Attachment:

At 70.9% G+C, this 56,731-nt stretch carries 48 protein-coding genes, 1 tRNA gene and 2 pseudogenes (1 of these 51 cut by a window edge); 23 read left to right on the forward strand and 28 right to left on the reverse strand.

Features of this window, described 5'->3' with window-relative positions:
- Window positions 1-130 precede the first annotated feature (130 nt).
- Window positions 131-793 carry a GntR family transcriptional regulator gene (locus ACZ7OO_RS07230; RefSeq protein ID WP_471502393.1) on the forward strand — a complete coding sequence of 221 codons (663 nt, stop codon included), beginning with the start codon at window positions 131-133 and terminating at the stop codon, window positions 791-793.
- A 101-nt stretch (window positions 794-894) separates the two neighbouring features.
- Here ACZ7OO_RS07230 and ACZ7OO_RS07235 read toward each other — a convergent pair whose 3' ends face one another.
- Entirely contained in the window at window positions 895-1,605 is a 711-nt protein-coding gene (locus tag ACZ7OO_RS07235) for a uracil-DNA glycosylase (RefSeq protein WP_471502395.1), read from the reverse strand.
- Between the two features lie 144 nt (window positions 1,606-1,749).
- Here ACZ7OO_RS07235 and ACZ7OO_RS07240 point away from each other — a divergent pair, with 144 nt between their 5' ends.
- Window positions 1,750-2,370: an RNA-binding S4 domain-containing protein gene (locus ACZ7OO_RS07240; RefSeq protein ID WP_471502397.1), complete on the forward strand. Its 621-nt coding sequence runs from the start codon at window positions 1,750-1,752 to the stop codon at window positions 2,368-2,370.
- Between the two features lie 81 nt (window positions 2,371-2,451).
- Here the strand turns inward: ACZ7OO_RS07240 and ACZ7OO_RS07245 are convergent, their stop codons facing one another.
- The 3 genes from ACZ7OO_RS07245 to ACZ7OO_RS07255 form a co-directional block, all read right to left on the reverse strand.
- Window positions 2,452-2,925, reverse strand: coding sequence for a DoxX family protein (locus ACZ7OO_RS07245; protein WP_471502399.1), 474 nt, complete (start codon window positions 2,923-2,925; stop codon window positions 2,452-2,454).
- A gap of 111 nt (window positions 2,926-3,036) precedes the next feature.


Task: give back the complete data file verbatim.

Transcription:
At 70.9% G+C, this 56,731-nt stretch carries 48 protein-coding genes, 1 tRNA gene and 2 pseudogenes (1 of these 51 cut by a window edge); 23 read left to right on the forward strand and 28 right to left on the reverse strand.

Features of this window, described 5'->3' with window-relative positions:
- Window positions 1-130 precede the first annotated feature (130 nt).
- Window positions 131-793 carry a GntR family transcriptional regulator gene (locus ACZ7OO_RS07230; RefSeq protein ID WP_471502393.1) on the forward strand — a complete coding sequence of 221 codons (663 nt, stop codon included), beginning with the start codon at window positions 131-133 and terminating at the stop codon, window positions 791-793.
- A 101-nt stretch (window positions 794-894) separates the two neighbouring features.
- Here ACZ7OO_RS07230 and ACZ7OO_RS07235 read toward each other — a convergent pair whose 3' ends face one another.
- Entirely contained in the window at window positions 895-1,605 is a 711-nt protein-coding gene (locus tag ACZ7OO_RS07235) for a uracil-DNA glycosylase (RefSeq protein WP_471502395.1), read from the reverse strand.
- Between the two features lie 144 nt (window positions 1,606-1,749).
- Here ACZ7OO_RS07235 and ACZ7OO_RS07240 point away from each other — a divergent pair, with 144 nt between their 5' ends.
- Window positions 1,750-2,370: an RNA-binding S4 domain-containing protein gene (locus ACZ7OO_RS07240; RefSeq protein ID WP_471502397.1), complete on the forward strand. Its 621-nt coding sequence runs from the start codon at window positions 1,750-1,752 to the stop codon at window positions 2,368-2,370.
- Between the two features lie 81 nt (window positions 2,371-2,451).
- Here the strand turns inward: ACZ7OO_RS07240 and ACZ7OO_RS07245 are convergent, their stop codons facing one another.
- The 3 genes from ACZ7OO_RS07245 to ACZ7OO_RS07255 form a co-directional block, all read right to left on the reverse strand.
- Window positions 2,452-2,925, reverse strand: coding sequence for a DoxX family protein (locus ACZ7OO_RS07245; protein WP_471502399.1), 474 nt, complete (start codon window positions 2,923-2,925; stop codon window positions 2,452-2,454).
- A gap of 111 nt (window positions 2,926-3,036) precedes the next feature.